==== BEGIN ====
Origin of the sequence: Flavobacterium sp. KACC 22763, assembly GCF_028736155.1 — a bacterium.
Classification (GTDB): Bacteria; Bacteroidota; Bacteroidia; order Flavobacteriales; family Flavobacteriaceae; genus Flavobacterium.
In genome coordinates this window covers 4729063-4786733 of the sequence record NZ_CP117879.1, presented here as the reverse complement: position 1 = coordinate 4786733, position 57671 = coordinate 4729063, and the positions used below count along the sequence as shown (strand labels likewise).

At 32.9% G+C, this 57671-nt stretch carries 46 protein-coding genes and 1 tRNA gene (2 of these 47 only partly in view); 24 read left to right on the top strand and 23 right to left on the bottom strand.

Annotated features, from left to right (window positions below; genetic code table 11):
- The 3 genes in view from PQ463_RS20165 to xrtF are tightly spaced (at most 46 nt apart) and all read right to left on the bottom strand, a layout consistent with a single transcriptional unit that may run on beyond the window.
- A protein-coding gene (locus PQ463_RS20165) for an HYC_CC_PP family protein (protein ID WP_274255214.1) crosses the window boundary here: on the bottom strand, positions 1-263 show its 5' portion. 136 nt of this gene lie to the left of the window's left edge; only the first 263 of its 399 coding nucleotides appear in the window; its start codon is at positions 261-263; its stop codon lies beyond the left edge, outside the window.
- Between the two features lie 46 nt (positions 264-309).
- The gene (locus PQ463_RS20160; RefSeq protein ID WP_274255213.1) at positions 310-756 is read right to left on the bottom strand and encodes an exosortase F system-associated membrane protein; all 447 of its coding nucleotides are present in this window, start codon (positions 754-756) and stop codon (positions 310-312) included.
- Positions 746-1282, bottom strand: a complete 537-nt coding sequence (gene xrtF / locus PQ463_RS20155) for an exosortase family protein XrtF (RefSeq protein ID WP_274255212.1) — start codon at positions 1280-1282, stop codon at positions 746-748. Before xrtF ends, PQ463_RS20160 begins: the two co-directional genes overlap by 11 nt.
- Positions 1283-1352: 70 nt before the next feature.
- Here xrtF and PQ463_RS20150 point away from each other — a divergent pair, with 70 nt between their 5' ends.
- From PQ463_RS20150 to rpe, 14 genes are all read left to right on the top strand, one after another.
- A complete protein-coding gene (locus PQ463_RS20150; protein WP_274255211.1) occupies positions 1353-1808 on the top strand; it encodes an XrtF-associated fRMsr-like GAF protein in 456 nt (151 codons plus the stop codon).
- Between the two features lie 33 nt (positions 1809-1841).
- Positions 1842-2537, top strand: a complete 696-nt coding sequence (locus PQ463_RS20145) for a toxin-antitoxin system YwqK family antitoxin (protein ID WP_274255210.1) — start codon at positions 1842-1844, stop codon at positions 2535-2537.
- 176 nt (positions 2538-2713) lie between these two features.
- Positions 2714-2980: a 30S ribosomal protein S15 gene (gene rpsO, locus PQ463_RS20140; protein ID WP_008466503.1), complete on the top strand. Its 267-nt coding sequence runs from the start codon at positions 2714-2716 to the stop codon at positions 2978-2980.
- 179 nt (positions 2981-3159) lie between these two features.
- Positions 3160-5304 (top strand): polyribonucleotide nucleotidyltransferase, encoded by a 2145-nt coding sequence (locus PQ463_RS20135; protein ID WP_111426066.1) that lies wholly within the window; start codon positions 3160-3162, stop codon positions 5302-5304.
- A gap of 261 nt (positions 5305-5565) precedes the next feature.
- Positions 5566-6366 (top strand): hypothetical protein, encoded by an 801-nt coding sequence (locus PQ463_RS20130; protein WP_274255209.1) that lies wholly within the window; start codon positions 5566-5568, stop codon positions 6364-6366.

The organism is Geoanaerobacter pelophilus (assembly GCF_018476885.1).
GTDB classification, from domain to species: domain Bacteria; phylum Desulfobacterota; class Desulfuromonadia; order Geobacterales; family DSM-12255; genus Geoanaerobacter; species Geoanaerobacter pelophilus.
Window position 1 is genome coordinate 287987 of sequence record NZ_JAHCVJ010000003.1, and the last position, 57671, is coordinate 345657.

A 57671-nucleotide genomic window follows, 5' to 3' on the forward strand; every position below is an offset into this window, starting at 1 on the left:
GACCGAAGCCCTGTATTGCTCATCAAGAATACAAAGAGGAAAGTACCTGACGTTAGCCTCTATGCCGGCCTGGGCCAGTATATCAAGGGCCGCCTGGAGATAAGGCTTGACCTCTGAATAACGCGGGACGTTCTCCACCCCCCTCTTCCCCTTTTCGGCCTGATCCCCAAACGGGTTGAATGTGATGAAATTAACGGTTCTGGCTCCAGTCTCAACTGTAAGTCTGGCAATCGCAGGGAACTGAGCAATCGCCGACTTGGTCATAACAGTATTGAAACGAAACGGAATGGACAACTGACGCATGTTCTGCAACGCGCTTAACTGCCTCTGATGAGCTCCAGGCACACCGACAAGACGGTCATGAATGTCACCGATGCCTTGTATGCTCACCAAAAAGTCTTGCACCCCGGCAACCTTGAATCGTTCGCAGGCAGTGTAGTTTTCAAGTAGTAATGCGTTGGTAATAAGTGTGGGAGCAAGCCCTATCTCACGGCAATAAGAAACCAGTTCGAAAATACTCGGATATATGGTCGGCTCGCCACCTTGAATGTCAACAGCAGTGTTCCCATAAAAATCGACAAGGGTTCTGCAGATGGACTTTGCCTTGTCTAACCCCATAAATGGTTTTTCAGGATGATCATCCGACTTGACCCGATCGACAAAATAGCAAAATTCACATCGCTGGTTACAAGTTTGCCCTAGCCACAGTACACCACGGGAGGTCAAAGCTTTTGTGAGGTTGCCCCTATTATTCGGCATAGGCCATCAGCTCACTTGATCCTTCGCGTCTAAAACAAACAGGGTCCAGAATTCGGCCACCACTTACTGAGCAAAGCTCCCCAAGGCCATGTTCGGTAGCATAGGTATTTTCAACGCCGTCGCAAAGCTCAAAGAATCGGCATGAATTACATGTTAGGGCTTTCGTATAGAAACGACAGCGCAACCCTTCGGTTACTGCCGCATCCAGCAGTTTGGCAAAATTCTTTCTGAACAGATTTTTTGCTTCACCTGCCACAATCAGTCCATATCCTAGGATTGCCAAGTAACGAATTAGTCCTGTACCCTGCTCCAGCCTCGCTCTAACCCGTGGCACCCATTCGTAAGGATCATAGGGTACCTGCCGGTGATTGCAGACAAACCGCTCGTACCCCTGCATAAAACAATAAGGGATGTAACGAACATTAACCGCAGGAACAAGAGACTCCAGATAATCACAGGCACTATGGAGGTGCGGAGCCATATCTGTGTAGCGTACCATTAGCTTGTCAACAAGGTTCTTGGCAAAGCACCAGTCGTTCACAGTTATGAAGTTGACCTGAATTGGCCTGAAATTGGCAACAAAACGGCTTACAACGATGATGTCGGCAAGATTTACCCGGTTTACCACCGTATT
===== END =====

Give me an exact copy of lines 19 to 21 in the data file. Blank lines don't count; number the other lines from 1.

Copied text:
- 179 nt (positions 2981-3159) lie between these two features.
- Positions 3160-5304 (top strand): polyribonucleotide nucleotidyltransferase, encoded by a 2145-nt coding sequence (locus PQ463_RS20135; protein ID WP_111426066.1) that lies wholly within the window; start codon positions 3160-3162, stop codon positions 5302-5304.
- A gap of 261 nt (positions 5305-5565) precedes the next feature.